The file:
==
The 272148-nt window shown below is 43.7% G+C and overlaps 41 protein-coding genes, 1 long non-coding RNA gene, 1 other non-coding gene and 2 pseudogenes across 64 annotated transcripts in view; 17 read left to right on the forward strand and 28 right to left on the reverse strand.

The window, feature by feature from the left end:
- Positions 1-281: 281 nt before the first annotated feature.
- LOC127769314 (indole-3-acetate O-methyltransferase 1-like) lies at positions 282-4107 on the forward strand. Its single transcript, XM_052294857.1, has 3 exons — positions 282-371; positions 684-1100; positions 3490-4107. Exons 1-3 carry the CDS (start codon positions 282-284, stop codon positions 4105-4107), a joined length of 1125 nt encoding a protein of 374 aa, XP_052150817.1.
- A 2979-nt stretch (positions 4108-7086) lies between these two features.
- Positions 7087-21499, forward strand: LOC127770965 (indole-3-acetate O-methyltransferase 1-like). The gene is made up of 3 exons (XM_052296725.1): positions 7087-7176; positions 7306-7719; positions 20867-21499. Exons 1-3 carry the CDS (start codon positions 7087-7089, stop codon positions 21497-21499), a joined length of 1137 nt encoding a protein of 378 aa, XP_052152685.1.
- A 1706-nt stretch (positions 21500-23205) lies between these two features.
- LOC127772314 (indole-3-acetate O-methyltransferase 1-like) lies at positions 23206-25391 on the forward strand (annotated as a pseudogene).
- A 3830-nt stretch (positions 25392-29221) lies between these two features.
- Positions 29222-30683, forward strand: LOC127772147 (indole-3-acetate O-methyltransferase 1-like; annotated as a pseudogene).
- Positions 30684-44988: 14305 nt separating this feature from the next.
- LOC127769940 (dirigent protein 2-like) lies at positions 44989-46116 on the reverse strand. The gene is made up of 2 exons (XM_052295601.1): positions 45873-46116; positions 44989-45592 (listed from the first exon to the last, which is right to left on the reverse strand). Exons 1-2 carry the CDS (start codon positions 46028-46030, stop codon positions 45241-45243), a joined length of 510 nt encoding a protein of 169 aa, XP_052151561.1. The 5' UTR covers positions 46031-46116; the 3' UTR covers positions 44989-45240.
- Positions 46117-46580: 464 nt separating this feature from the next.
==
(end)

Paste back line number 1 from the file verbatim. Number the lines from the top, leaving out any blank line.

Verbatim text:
The 272148-nt window shown below is 43.7% G+C and overlaps 41 protein-coding genes, 1 long non-coding RNA gene, 1 other non-coding gene and 2 pseudogenes across 64 annotated transcripts in view; 17 read left to right on the forward strand and 28 right to left on the reverse strand.